worked. For non-exempt employees, certain travel time can be considered
hours as explained in interim A&PS Policy 132B.25-26, Travel Time, and
interim SPP Policy 315.23, Travel Time.
2) Q Will non-exempt employees be compensated for travel time not
during normal working hours when they are drivers, rather than
passengers, of a car?
A As provided in the policy sections cited in the
previous answer, time spent in travel time away from home and outside
normal working hours is not considered work hours, even when the employee
is required to drive their own car--UNLESS THE DRIVER IS REQUIRED to
perform other duties at the same time, such as carrying tools or
transporting passengers.
1) Q How do I report time and calculate overtime when an employee
has two separate positions where one is designated as exempt and the
other non-exempt?
A If 20% or more of the total time spent in a workweek is
considered non-exempt, then all hours worked for both positions must be
documented and premium overtime paid for any hours in excess of 40 per
week. If less than 20% of the total time spent in a workweek is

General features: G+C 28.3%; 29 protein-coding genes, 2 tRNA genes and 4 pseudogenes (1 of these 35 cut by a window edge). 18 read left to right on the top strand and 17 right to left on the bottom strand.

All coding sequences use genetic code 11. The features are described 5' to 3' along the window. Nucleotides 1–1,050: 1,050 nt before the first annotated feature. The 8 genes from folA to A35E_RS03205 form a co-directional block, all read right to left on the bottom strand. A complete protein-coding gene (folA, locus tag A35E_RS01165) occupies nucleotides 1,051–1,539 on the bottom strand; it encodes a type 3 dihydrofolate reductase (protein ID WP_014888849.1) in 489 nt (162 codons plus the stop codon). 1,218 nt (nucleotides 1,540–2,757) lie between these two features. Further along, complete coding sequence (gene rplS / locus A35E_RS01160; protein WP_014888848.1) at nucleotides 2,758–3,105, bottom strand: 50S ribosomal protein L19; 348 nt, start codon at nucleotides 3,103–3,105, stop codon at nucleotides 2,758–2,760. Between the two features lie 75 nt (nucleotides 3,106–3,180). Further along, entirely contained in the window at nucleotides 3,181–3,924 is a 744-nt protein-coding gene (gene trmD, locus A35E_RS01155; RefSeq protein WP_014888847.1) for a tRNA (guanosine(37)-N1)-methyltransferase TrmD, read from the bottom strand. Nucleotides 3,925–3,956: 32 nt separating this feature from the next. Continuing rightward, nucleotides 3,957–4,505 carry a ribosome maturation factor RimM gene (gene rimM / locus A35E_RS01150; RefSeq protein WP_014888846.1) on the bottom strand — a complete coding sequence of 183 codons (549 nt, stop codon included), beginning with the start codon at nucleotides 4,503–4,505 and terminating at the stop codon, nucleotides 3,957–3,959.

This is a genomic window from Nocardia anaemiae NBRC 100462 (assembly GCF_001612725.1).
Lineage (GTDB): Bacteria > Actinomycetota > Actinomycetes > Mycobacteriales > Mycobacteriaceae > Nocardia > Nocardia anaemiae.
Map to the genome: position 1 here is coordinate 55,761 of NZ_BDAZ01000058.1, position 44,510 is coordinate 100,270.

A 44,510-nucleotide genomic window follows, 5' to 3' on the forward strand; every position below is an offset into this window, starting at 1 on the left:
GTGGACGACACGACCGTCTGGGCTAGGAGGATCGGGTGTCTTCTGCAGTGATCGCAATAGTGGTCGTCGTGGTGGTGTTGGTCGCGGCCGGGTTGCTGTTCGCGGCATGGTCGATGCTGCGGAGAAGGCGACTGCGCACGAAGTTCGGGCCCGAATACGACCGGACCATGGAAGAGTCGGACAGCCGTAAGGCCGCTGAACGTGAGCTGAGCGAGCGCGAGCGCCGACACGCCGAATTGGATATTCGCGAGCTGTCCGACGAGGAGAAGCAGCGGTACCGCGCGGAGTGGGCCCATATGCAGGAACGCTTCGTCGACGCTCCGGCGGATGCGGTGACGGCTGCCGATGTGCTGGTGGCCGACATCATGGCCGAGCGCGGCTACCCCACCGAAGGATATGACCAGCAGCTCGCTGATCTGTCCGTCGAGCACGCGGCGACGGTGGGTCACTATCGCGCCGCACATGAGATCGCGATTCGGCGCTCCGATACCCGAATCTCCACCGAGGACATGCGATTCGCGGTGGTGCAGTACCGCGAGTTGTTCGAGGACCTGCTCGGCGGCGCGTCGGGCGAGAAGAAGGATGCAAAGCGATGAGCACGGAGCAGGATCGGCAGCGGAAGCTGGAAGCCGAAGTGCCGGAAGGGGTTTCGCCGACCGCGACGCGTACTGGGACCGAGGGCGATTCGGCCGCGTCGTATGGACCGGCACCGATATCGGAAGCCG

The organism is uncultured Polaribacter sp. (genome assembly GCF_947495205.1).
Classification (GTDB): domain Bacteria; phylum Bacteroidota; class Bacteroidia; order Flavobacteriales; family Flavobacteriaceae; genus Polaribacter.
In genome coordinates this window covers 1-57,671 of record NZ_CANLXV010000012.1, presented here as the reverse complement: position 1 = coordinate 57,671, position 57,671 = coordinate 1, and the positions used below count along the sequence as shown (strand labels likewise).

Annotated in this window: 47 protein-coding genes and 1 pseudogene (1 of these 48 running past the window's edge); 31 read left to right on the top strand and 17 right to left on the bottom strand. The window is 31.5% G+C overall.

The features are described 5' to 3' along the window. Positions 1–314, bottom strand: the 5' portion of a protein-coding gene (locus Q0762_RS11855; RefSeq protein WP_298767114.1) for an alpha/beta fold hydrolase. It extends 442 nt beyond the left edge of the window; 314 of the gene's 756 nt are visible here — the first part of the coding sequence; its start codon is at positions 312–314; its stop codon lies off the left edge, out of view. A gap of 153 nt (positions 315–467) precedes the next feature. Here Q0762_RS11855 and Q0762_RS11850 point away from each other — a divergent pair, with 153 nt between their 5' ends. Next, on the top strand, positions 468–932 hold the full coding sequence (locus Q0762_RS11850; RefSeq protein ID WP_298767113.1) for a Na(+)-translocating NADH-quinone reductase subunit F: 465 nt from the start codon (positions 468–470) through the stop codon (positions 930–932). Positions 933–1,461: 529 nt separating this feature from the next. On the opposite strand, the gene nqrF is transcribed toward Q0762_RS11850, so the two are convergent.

considered exempt, no premium overtime will be paid for either position.
Therefore, we are not encouraging combinations of exempt and non-exempt
positions. It is critical that where employees have multiple positions
in two different departments, that both departments are aware of the
overtime implications.
2) Q To what do the terms "exempt" and "non-exempt" refer?
A "Exempt" means exempt from the Premium Overtime and
Hours of Work provisions of the Fair Labor Standards Act (FLSA). Exempt
employees are salaried and pay does not fluctuate based on the quantity or
quality of work performed. "Non-exempt" means subject to the Premium
Overtime and Hours of Work provisions of the FLSA. Such employees are paid
on an hourly basis. Records of time worked per day must be maintained to
the quarter hour and premium overtime compensation is required beyond 40
hours or work per week.